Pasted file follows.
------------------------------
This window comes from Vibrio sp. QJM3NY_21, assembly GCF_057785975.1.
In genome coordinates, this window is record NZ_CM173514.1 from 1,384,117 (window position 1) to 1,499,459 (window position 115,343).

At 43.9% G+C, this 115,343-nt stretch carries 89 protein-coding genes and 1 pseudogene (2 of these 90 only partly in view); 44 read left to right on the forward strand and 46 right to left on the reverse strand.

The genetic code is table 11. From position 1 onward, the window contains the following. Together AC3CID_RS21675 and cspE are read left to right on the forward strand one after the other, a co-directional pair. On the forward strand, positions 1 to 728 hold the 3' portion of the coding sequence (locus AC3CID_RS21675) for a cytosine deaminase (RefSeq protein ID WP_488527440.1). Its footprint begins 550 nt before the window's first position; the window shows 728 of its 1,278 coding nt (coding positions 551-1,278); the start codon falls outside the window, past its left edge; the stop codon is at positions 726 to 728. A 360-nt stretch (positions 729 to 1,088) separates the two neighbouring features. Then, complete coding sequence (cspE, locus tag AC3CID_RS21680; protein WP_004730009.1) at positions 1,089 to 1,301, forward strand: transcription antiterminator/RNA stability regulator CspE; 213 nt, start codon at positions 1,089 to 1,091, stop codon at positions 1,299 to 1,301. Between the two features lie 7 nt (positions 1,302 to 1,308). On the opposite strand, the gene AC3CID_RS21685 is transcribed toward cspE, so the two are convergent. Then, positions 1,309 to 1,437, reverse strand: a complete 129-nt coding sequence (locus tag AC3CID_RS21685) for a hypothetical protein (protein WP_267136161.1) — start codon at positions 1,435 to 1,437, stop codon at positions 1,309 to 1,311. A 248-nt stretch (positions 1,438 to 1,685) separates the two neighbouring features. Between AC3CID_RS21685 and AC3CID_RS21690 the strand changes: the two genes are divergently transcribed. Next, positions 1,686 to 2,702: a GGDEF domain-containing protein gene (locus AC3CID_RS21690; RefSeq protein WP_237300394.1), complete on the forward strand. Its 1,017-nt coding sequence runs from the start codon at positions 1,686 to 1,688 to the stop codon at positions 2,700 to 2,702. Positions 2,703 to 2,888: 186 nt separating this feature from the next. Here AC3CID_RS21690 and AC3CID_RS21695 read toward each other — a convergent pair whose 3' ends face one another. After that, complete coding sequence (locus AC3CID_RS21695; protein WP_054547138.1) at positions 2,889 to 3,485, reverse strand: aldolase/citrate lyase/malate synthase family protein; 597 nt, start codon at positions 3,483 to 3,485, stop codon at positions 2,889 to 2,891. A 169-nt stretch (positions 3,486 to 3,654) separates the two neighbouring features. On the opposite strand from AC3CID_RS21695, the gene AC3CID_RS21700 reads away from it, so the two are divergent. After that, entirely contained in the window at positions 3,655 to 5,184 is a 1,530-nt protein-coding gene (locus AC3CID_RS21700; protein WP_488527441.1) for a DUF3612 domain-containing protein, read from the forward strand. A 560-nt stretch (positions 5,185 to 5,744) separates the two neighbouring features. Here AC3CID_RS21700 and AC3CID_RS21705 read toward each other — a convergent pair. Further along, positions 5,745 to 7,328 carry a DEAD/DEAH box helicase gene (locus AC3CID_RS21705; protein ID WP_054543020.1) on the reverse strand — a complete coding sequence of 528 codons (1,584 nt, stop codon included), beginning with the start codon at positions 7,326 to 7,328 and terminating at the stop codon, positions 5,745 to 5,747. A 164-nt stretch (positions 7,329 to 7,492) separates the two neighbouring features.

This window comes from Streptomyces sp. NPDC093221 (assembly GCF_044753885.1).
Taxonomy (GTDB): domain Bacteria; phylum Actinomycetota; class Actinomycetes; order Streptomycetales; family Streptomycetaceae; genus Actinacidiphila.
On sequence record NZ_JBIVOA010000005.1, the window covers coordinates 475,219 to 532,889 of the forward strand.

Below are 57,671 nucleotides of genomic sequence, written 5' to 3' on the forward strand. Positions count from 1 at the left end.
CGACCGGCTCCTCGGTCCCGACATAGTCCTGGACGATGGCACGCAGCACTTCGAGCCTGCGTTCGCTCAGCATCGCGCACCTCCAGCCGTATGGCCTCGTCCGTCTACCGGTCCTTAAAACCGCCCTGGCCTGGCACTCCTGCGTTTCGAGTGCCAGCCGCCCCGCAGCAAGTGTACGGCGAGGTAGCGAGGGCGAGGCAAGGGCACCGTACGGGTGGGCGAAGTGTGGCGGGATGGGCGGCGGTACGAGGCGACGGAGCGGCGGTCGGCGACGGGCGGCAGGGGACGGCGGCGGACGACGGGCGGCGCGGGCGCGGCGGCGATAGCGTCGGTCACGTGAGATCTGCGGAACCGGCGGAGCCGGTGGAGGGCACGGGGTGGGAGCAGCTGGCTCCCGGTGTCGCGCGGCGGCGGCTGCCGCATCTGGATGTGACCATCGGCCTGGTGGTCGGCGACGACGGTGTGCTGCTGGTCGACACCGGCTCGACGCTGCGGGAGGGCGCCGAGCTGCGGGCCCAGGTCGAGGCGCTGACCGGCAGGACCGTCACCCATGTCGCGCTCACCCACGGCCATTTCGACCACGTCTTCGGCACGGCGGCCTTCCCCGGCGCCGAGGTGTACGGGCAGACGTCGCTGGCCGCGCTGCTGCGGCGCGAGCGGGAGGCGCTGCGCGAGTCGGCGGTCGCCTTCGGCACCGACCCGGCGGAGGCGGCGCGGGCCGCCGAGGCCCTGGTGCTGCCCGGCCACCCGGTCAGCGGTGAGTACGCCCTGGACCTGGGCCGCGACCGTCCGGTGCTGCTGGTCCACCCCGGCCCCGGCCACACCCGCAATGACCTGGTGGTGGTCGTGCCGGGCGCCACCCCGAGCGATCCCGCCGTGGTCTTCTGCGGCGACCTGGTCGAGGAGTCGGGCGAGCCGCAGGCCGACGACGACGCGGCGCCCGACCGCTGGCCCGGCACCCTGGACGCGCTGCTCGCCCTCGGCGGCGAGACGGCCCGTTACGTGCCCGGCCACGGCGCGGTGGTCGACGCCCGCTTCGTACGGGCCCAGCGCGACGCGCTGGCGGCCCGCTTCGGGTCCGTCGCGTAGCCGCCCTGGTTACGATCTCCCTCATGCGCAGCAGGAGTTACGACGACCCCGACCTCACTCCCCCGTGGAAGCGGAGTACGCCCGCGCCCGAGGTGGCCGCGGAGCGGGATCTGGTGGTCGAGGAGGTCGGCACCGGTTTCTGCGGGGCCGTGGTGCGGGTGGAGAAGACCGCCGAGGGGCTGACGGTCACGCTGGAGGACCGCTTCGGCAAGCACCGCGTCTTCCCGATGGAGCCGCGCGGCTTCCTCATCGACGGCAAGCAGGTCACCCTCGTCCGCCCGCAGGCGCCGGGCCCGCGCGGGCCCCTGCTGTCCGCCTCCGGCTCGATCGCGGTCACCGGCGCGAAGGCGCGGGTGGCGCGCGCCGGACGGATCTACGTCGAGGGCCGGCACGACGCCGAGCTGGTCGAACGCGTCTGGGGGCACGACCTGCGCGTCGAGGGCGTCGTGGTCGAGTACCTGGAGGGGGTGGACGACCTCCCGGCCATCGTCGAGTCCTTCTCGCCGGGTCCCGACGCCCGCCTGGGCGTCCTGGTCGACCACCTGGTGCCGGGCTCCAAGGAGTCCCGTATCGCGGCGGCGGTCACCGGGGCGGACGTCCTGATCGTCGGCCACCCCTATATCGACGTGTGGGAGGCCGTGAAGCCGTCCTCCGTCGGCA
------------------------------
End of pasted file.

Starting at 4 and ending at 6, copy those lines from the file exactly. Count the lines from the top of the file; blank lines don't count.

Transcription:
The genetic code is table 11. From position 1 onward, the window contains the following. Together AC3CID_RS21675 and cspE are read left to right on the forward strand one after the other, a co-directional pair. On the forward strand, positions 1 to 728 hold the 3' portion of the coding sequence (locus AC3CID_RS21675) for a cytosine deaminase (RefSeq protein ID WP_488527440.1). Its footprint begins 550 nt before the window's first position; the window shows 728 of its 1,278 coding nt (coding positions 551-1,278); the start codon falls outside the window, past its left edge; the stop codon is at positions 726 to 728. A 360-nt stretch (positions 729 to 1,088) separates the two neighbouring features. Then, complete coding sequence (cspE, locus tag AC3CID_RS21680; protein WP_004730009.1) at positions 1,089 to 1,301, forward strand: transcription antiterminator/RNA stability regulator CspE; 213 nt, start codon at positions 1,089 to 1,091, stop codon at positions 1,299 to 1,301. Between the two features lie 7 nt (positions 1,302 to 1,308). On the opposite strand, the gene AC3CID_RS21685 is transcribed toward cspE, so the two are convergent. Then, positions 1,309 to 1,437, reverse strand: a complete 129-nt coding sequence (locus tag AC3CID_RS21685) for a hypothetical protein (protein WP_267136161.1) — start codon at positions 1,435 to 1,437, stop codon at positions 1,309 to 1,311. A 248-nt stretch (positions 1,438 to 1,685) separates the two neighbouring features. Between AC3CID_RS21685 and AC3CID_RS21690 the strand changes: the two genes are divergently transcribed. Next, positions 1,686 to 2,702: a GGDEF domain-containing protein gene (locus AC3CID_RS21690; RefSeq protein WP_237300394.1), complete on the forward strand. Its 1,017-nt coding sequence runs from the start codon at positions 1,686 to 1,688 to the stop codon at positions 2,700 to 2,702. Positions 2,703 to 2,888: 186 nt separating this feature from the next. Here AC3CID_RS21690 and AC3CID_RS21695 read toward each other — a convergent pair whose 3' ends face one another. After that, complete coding sequence (locus AC3CID_RS21695; protein WP_054547138.1) at positions 2,889 to 3,485, reverse strand: aldolase/citrate lyase/malate synthase family protein; 597 nt, start codon at positions 3,483 to 3,485, stop codon at positions 2,889 to 2,891. A 169-nt stretch (positions 3,486 to 3,654) separates the two neighbouring features. On the opposite strand from AC3CID_RS21695, the gene AC3CID_RS21700 reads away from it, so the two are divergent. After that, entirely contained in the window at positions 3,655 to 5,184 is a 1,530-nt protein-coding gene (locus AC3CID_RS21700; protein WP_488527441.1) for a DUF3612 domain-containing protein, read from the forward strand. A 560-nt stretch (positions 5,185 to 5,744) separates the two neighbouring features. Here AC3CID_RS21700 and AC3CID_RS21705 read toward each other — a convergent pair. Further along, positions 5,745 to 7,328 carry a DEAD/DEAH box helicase gene (locus AC3CID_RS21705; protein ID WP_054543020.1) on the reverse strand — a complete coding sequence of 528 codons (1,584 nt, stop codon included), beginning with the start codon at positions 7,326 to 7,328 and terminating at the stop codon, positions 5,745 to 5,747. A 164-nt stretch (positions 7,329 to 7,492) separates the two neighbouring features.

This window comes from Streptomyces sp. NPDC093221 (assembly GCF_044753885.1).
Taxonomy (GTDB): domain Bacteria; phylum Actinomycetota; class Actinomycetes; order Streptomycetales; family Streptomycetaceae; genus Actinacidiphila.